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Learning Objectives

  • The student will be able to identify the static and dynamic pulmonary function tests (PFTs) commonly performed to establish obstructive and/or restrictive patterns.

  • The student will be able to describe the operating principle of a whole-body plethysmograph and the measurements obtained from such an apparatus.

  • The student will be able to explain the use of carbon monoxide to estimate pulmonary diffusing capacity and diseases in which diffusion is altered.

This chapter examines the many practical applications of pulmonary function testing (PFT) for evaluating lung function and disease progression in individual patients, as well as identifying broader public health concerns across populations. The full range of PFT procedures can assess airway resistance, functional residual capacity (FRC) and residual volume, pulmonary diffusing capacity, arterial blood gases (ABGs), exercise capacity, and even energy expenditure. While spirometry was introduced in Chaps. 4 and 6, the more detailed descriptions here include specific diagnostic criteria for grading the severities of obstructive and restrictive lung disease types, as developed by the American Thoracic Society and European Respiratory Society (ATS/ERS) (Table 16.1).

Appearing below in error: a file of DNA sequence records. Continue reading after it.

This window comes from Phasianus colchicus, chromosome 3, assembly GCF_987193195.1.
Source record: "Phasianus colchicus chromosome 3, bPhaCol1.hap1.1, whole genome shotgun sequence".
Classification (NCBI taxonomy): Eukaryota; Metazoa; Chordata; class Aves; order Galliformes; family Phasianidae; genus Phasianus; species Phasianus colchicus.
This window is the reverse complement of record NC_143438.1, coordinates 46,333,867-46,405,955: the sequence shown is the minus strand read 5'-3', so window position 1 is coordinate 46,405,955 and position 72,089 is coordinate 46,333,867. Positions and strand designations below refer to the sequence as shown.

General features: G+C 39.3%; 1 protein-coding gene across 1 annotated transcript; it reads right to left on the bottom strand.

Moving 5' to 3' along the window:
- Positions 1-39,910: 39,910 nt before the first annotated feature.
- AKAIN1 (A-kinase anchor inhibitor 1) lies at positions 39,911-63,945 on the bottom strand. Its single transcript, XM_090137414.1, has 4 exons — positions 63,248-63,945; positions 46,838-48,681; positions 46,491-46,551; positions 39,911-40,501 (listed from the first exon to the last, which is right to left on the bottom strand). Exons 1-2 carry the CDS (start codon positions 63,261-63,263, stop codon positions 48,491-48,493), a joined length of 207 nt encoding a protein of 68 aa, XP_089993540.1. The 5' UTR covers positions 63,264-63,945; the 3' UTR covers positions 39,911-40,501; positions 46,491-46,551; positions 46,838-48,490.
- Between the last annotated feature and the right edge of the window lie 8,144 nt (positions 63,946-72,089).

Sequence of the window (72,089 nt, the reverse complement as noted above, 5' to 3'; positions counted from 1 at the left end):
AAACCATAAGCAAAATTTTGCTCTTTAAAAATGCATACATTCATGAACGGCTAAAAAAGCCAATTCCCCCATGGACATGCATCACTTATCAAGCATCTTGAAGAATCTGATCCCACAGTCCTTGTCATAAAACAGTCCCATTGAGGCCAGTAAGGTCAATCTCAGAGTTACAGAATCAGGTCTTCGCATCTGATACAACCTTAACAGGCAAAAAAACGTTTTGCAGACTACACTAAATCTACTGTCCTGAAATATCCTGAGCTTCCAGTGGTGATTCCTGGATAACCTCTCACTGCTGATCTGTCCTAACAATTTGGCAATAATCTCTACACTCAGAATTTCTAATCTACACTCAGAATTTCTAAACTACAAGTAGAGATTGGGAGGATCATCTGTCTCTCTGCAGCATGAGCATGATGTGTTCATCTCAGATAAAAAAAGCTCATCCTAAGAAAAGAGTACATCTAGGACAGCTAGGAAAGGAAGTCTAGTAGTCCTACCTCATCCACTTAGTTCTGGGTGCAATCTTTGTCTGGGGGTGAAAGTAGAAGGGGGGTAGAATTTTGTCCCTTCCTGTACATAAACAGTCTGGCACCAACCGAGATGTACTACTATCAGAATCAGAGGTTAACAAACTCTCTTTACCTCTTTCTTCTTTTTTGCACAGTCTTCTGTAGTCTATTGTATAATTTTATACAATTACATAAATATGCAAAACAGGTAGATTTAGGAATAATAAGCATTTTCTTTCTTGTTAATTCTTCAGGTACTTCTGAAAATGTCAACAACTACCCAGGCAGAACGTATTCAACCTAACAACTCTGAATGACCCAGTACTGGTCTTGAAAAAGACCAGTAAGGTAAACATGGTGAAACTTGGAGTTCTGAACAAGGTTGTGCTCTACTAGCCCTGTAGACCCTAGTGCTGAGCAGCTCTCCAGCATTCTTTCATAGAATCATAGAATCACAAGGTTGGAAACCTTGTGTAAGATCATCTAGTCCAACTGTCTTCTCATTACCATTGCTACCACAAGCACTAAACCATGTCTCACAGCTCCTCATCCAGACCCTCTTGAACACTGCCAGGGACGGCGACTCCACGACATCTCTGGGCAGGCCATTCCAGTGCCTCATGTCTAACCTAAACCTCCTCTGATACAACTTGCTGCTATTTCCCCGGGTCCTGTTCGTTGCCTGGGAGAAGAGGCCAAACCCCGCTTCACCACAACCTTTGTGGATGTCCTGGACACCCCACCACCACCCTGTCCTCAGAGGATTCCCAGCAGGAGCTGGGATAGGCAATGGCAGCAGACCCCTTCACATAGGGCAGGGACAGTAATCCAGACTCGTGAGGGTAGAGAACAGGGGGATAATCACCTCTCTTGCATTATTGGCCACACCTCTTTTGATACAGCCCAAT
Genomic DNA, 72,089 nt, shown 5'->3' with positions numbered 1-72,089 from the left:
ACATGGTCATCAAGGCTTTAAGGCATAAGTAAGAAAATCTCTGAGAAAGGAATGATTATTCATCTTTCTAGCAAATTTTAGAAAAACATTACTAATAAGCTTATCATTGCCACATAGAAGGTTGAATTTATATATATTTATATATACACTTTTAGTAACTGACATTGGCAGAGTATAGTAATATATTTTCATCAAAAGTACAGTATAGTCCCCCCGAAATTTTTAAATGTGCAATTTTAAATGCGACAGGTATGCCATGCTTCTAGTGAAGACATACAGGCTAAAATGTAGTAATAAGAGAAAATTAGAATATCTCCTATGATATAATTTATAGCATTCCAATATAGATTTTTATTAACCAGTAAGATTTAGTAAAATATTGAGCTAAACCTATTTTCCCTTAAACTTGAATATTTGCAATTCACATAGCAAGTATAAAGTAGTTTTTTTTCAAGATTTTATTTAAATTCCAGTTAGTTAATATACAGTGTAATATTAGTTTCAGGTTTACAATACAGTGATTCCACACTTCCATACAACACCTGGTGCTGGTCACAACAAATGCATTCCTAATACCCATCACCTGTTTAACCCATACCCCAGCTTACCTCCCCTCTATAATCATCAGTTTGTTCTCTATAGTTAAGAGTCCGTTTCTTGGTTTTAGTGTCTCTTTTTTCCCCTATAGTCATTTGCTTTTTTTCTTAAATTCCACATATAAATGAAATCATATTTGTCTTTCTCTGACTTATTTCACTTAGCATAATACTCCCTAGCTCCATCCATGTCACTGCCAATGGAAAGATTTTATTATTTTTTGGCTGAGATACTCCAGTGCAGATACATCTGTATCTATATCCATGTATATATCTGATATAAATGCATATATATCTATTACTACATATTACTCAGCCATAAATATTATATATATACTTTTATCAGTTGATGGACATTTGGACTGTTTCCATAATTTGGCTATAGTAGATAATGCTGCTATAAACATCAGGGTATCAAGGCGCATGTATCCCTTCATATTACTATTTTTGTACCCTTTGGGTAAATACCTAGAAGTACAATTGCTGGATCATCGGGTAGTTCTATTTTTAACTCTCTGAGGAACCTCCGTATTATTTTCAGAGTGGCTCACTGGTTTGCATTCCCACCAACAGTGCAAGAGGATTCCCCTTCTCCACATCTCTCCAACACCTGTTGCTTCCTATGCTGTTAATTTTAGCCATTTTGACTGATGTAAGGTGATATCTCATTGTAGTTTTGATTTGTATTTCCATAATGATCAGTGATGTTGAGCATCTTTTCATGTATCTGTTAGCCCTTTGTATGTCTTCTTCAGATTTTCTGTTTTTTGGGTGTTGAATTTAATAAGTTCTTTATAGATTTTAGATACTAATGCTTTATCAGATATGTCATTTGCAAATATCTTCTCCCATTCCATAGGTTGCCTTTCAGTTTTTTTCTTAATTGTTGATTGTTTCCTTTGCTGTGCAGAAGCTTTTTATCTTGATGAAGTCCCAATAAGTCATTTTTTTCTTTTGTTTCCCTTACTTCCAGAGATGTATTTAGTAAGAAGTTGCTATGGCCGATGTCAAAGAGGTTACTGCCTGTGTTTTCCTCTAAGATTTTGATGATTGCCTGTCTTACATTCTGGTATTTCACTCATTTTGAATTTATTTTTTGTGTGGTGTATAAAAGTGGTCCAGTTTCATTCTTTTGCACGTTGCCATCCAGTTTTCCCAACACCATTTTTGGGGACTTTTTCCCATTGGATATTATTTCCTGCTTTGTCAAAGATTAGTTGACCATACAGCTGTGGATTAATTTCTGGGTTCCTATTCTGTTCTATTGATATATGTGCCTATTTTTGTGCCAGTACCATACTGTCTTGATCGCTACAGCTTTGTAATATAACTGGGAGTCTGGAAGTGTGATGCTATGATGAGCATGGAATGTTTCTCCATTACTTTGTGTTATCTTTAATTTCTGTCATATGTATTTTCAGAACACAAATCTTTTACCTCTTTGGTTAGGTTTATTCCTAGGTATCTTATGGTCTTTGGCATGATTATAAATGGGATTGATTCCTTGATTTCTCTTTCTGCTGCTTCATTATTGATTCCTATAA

Table 16.1Primary reasons for pulmonary function testing


Spirometry is non-invasive, dynamic pulmonary function testing that indirectly assesses airway resistance, notably in medium-sized bronchi. Among the lung volumes estimated by spirometry to distinguish obstructive and restrictive ...

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